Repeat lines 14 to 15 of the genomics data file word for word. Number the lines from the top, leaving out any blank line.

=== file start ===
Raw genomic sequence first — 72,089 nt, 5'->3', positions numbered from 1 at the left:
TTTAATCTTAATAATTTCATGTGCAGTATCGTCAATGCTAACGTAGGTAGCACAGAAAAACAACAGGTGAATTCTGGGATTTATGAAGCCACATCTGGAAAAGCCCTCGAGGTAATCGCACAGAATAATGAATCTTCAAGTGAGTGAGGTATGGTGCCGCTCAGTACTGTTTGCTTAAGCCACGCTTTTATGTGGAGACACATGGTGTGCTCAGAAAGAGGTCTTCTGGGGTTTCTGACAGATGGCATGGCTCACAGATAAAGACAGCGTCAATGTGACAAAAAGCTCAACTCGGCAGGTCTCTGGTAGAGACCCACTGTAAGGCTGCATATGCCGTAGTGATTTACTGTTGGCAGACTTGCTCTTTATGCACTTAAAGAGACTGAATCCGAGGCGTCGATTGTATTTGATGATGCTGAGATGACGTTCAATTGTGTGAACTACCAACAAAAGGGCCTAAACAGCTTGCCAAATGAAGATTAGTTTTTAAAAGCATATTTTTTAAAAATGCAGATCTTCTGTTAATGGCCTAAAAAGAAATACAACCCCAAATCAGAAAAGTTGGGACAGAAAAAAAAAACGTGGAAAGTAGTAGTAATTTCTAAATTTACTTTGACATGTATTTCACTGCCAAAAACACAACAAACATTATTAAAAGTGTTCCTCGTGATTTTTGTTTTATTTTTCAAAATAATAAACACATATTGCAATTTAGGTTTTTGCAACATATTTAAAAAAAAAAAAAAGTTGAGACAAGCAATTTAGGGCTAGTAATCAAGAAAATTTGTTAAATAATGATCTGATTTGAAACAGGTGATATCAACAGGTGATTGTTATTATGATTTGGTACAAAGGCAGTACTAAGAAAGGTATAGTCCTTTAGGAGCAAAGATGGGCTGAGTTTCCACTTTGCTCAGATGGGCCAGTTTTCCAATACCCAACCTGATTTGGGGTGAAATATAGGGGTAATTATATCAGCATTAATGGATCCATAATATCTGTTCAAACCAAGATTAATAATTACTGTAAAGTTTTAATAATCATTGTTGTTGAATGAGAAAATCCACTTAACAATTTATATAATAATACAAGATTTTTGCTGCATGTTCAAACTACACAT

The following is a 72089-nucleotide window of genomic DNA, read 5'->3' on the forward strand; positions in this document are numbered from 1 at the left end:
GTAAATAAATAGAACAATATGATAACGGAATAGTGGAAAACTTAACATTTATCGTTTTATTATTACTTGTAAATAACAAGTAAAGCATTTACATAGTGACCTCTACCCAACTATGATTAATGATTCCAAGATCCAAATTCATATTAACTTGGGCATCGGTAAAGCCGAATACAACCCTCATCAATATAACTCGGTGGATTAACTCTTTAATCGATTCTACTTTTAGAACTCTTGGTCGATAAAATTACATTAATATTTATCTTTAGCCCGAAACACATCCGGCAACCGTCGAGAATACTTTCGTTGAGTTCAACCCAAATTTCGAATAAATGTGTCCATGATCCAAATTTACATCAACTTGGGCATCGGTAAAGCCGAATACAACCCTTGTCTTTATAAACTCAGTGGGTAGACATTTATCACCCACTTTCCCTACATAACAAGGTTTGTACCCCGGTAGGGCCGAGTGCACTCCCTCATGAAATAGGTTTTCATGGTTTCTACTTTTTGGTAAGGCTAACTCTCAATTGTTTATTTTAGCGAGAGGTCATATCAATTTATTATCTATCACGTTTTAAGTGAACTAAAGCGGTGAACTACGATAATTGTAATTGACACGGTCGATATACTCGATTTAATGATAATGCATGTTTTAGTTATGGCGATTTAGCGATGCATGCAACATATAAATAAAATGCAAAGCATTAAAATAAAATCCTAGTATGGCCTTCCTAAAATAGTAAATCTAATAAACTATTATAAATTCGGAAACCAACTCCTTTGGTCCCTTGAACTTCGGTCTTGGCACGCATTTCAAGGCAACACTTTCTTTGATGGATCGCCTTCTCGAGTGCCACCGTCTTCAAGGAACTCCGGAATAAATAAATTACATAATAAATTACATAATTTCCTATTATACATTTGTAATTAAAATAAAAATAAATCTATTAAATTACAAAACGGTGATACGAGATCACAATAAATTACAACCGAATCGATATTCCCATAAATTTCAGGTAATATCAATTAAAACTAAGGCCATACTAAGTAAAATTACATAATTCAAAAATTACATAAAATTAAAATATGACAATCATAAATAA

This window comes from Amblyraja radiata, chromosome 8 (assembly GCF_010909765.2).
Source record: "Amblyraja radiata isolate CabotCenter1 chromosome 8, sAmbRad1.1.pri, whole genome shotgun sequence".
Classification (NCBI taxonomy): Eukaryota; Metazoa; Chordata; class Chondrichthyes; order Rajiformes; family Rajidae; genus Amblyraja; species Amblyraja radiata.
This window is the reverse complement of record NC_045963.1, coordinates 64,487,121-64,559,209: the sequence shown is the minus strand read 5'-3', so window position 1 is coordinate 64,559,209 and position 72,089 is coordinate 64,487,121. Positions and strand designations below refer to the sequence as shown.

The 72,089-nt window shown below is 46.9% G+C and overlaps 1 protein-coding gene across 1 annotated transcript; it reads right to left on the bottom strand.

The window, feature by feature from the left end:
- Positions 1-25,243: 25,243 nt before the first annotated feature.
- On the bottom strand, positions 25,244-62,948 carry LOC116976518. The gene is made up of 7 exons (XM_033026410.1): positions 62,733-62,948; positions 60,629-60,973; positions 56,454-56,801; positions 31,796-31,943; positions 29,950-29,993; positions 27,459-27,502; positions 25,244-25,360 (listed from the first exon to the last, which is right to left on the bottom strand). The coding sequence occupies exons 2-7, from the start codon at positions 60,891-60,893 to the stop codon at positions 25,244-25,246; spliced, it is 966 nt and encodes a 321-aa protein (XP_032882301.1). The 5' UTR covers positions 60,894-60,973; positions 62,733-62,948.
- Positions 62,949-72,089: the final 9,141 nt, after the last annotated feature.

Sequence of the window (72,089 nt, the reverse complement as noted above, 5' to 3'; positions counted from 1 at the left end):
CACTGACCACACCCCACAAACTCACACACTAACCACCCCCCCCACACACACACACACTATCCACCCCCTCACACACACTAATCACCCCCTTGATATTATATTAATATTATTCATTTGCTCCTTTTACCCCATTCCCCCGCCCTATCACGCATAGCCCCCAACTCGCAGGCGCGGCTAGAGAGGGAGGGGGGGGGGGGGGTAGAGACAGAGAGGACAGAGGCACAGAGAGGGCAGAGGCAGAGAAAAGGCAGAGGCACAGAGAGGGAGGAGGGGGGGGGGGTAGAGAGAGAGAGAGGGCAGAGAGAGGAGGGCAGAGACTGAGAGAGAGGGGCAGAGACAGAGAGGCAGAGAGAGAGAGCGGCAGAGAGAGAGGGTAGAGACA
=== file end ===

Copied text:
Sequence of the window (72,089 nt, the reverse complement as noted above, 5' to 3'; positions counted from 1 at the left end):
CACTGACCACACCCCACAAACTCACACACTAACCACCCCCCCCACACACACACACACTATCCACCCCCTCACACACACTAATCACCCCCTTGATATTATATTAATATTATTCATTTGCTCCTTTTACCCCATTCCCCCGCCCTATCACGCATAGCCCCCAACTCGCAGGCGCGGCTAGAGAGGGAGGGGGGGGGGGGGGTAGAGACAGAGAGGACAGAGGCACAGAGAGGGCAGAGGCAGAGAAAAGGCAGAGGCACAGAGAGGGAGGAGGGGGGGGGGGTAGAGAGAGAGAGAGGGCAGAGAGAGGAGGGCAGAGACTGAGAGAGAGGGGCAGAGACAGAGAGGCAGAGAGAGAGAGCGGCAGAGAGAGAGGGTAGAGACA